Brooke Macnamara

Assistant Professor

Research Interests

My research crosses multiple levels of investigation from high-level studies of complex human performance to lower-level investigations of working memory processes.

Skill acquisition and expertise: Skill acquisition/expertise is often studied from one of two perspectives: 1) focusing on experiential (e.g., practice) and other environmental factors as predictors of performance, or 2) focusing on the roles of domain-general abilities as predictors of performance. I not only investigate the contribution of both types of predictors on performance variance, but also investigate how and when the relative contribution of each predictor varies. Of particular interest is the interplay between performance predictors and task demands such as the complexity, constraints, information updating requirements, and the predictability of the task environment.

Communication: In order to communicate information to another, we often need to engage perspective-taking mechanisms that rely on cognitive control. This can be more or less difficult depending on a variety of contextual factors. I am interested in which contextual factors heighten or mitigate cognitive load while communicating and the effects of cognitive load on perspective-taking during communication.

Bilingualism: The bilingual advantage–enhanced cognitive control among bilinguals relative to monolinguals–has generated years of interesting research. However, both the source of the advantage, and the reason for inconsistent results remains unclear. I am interested in the role of a) bilingual management demands such as amount of language conflict and the degree to which the environment cues both languages and b) experience managing those demands, in influencing the magnitude and type of cognitive control mechanisms that become enhanced. I am also interested in predictors of skill acquisition and expertise in complex bilingual processing tasks such as simultaneous interpreting.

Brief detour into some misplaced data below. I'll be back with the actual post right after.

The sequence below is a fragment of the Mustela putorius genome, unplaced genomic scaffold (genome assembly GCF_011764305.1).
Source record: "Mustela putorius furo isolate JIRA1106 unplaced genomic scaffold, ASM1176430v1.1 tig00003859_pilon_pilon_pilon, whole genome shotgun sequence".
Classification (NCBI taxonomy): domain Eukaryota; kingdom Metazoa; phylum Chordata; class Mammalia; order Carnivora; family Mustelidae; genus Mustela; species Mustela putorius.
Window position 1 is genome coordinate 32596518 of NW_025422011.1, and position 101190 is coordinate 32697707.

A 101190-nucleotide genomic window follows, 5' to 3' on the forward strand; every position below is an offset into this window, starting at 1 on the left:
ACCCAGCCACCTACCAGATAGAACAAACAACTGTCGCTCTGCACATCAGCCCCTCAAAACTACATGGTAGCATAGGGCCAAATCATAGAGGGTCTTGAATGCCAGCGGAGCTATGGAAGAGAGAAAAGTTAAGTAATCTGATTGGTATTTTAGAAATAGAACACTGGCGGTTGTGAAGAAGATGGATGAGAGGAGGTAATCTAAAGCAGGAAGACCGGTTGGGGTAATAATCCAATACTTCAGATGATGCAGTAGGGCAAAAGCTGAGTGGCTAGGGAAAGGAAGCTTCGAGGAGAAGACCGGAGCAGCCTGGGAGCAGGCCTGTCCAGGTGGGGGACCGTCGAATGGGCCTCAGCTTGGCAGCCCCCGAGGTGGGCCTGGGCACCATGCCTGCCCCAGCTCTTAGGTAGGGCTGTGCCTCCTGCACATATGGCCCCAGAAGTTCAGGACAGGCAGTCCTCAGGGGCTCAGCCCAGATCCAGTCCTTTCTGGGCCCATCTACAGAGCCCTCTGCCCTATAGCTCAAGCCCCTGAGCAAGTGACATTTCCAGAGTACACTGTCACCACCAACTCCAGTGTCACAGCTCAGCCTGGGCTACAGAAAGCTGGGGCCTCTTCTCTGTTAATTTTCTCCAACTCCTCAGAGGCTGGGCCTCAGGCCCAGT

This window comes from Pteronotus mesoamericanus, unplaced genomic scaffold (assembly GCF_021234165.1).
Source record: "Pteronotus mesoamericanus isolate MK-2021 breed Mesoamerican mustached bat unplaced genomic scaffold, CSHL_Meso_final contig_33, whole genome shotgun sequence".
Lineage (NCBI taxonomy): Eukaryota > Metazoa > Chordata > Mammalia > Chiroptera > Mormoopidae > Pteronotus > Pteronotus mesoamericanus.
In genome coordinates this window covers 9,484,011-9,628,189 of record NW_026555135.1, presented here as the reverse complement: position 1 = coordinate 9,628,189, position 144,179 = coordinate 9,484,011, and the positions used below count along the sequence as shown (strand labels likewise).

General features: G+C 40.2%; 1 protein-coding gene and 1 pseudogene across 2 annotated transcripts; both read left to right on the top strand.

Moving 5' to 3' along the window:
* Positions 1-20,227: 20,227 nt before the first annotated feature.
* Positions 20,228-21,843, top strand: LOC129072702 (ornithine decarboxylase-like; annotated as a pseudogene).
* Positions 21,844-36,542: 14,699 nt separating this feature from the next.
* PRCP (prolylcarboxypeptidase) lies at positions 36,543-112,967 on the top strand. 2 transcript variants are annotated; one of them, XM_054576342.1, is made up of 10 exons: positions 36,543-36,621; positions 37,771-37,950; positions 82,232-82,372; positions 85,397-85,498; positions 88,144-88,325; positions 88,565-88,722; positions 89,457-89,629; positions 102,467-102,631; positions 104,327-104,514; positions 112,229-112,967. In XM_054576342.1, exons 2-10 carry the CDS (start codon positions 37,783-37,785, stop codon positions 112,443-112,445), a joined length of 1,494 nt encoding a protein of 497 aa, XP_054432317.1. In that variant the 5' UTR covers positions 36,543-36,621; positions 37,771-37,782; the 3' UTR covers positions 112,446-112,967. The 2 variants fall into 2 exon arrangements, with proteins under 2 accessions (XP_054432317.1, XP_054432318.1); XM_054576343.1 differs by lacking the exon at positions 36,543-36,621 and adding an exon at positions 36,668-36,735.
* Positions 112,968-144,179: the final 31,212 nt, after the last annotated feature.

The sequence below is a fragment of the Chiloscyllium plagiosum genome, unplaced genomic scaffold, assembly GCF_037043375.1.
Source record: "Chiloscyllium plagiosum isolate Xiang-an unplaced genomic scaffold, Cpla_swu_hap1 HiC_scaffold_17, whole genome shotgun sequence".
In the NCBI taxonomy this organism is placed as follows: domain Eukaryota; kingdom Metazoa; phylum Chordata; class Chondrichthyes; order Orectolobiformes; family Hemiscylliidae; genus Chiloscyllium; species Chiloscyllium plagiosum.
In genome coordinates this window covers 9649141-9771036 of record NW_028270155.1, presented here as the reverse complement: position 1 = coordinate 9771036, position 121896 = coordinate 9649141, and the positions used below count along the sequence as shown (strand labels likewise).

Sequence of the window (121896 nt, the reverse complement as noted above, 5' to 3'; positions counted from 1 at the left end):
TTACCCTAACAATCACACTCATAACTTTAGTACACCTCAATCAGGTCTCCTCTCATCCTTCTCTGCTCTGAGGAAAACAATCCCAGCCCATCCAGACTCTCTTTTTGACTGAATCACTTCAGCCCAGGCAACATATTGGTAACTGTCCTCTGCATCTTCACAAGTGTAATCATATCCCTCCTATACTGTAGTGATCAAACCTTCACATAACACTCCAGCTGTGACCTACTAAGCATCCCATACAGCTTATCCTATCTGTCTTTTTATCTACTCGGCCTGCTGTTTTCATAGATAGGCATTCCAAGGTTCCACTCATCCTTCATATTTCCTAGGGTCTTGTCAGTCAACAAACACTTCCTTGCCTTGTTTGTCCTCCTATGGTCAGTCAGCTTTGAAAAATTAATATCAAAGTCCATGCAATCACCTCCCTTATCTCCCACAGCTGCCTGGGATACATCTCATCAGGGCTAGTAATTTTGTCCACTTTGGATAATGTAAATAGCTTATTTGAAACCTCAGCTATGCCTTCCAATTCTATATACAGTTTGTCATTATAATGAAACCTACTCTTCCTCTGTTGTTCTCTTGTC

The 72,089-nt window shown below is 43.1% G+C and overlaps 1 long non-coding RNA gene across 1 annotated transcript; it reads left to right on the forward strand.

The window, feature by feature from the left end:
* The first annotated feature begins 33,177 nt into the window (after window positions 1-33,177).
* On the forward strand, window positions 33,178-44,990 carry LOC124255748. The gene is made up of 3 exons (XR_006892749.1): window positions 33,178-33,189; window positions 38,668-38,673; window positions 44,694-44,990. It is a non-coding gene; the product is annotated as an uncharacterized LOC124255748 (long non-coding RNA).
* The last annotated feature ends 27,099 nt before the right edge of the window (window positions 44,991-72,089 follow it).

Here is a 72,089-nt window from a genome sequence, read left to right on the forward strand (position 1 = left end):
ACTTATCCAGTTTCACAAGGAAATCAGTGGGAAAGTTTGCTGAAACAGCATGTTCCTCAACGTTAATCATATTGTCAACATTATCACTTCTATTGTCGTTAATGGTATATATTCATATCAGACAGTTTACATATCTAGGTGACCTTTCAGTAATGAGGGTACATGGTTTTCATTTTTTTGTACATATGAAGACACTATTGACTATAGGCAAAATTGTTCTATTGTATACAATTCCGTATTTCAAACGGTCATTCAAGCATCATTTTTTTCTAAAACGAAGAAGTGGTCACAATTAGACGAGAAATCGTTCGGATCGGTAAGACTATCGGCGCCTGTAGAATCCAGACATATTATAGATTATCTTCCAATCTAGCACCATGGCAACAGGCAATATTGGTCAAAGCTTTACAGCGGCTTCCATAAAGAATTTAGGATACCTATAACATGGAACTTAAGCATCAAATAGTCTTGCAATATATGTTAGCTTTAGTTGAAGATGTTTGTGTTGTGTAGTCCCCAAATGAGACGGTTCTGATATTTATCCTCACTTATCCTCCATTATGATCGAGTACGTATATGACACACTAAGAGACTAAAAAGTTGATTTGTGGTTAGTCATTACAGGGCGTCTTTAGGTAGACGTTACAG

Working memory: Working memory is thought of in multiple ways, such as one’s ability to maintain information in the face of interference, or one’s ability to concurrently maintain and transform information. My research investigates the mechanisms of working memory (e.g., attentional control and retrieval processes) and the extent to which these mechanisms are recruited depending on the demands of the task. Working memory and other cognitive constructs underlie numerous higher-level processes, including those engaged in communication, bilingual management, and many aspects of skill acquisition.

Current Projects

I am currently investigating the role of “deliberate practice” on performance, mechanisms of cognitive control, and effects of thinking in a foreign language.

 

Current Graduate Research Assistants

Michael King

 

Recent Publications

Burgoyne, A. P., Sala, G., Gobet, F., Macnamara, B. N., Campitelli, G., & Hambrick, D. Z. (in press). The relationship between cognitive ability and chess skill: A comprehensive meta-analysis. Intelligence.

Macnamara, B. N. & Conway, A. R. A. (in press). Working memory capacity as a predictor of simultaneous language interpreting performance. Journal of Applied Research in Memory and Cognition.

Hambrick, D. Z., Burgoyne, A., Campitelli, G., & Macnamara, B. N. (in press). Working memory, thinking, and expertise. In L. J. Ball & V. A. Thompson (Eds.), International Handbook of Thinking and Reasoning. New York: Psychology Press.

Macnamara, B. N., Hambrick, D. Z., & Moreau, D. (2016). How important is deliberate practice? Reply to Ericsson (2016). Perspectives on Psychological Science, 11, 355-358.

Macnamara, B. N., Moreau, D., Hambrick, D. Z. (2016). The relationship between deliberate practice and performance in sports: A meta-analysis. Perspectives on Psychological Science, 11, 333-350.